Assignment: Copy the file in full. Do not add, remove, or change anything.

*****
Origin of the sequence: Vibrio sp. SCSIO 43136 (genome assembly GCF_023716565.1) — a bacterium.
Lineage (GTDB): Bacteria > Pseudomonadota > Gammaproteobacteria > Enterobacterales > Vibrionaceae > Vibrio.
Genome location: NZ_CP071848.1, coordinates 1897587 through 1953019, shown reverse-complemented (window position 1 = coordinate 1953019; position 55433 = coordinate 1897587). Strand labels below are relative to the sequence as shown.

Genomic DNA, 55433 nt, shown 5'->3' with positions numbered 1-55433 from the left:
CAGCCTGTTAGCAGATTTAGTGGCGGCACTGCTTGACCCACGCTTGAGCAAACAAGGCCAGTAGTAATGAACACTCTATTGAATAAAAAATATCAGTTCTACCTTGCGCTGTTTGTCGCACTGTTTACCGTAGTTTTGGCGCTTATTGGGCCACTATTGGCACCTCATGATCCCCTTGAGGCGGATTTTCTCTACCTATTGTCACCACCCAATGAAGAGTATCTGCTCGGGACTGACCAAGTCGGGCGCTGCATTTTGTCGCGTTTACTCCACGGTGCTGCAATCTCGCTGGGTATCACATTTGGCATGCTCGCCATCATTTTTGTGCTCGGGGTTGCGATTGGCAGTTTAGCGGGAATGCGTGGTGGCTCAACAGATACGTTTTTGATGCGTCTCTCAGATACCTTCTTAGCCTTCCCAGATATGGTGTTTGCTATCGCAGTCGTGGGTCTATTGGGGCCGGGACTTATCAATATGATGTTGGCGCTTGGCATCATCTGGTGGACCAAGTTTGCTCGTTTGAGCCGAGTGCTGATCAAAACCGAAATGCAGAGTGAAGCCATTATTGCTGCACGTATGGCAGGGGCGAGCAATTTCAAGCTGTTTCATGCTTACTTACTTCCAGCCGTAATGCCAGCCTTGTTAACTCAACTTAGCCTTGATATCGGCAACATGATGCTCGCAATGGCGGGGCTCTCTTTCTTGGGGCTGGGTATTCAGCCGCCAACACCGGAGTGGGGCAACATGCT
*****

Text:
Origin of the sequence: Vibrio sp. SCSIO 43136 (genome assembly GCF_023716565.1) — a bacterium.
Lineage (GTDB): Bacteria > Pseudomonadota > Gammaproteobacteria > Enterobacterales > Vibrionaceae > Vibrio.
Genome location: NZ_CP071848.1, coordinates 1897587 through 1953019, shown reverse-complemented (window position 1 = coordinate 1953019; position 55433 = coordinate 1897587). Strand labels below are relative to the sequence as shown.

Genomic DNA, 55433 nt, shown 5'->3' with positions numbered 1-55433 from the left:
CAGCCTGTTAGCAGATTTAGTGGCGGCACTGCTTGACCCACGCTTGAGCAAACAAGGCCAGTAGTAATGAACACTCTATTGAATAAAAAATATCAGTTCTACCTTGCGCTGTTTGTCGCACTGTTTACCGTAGTTTTGGCGCTTATTGGGCCACTATTGGCACCTCATGATCCCCTTGAGGCGGATTTTCTCTACCTATTGTCACCACCCAATGAAGAGTATCTGCTCGGGACTGACCAAGTCGGGCGCTGCATTTTGTCGCGTTTACTCCACGGTGCTGCAATCTCGCTGGGTATCACATTTGGCATGCTCGCCATCATTTTTGTGCTCGGGGTTGCGATTGGCAGTTTAGCGGGAATGCGTGGTGGCTCAACAGATACGTTTTTGATGCGTCTCTCAGATACCTTCTTAGCCTTCCCAGATATGGTGTTTGCTATCGCAGTCGTGGGTCTATTGGGGCCGGGACTTATCAATATGATGTTGGCGCTTGGCATCATCTGGTGGACCAAGTTTGCTCGTTTGAGCCGAGTGCTGATCAAAACCGAAATGCAGAGTGAAGCCATTATTGCTGCACGTATGGCAGGGGCGAGCAATTTCAAGCTGTTTCATGCTTACTTACTTCCAGCCGTAATGCCAGCCTTGTTAACTCAACTTAGCCTTGATATCGGCAACATGATGCTCGCAATGGCGGGGCTCTCTTTCTTGGGGCTGGGTATTCAGCCGCCAACACCGGAGTGGGGCAACATGCT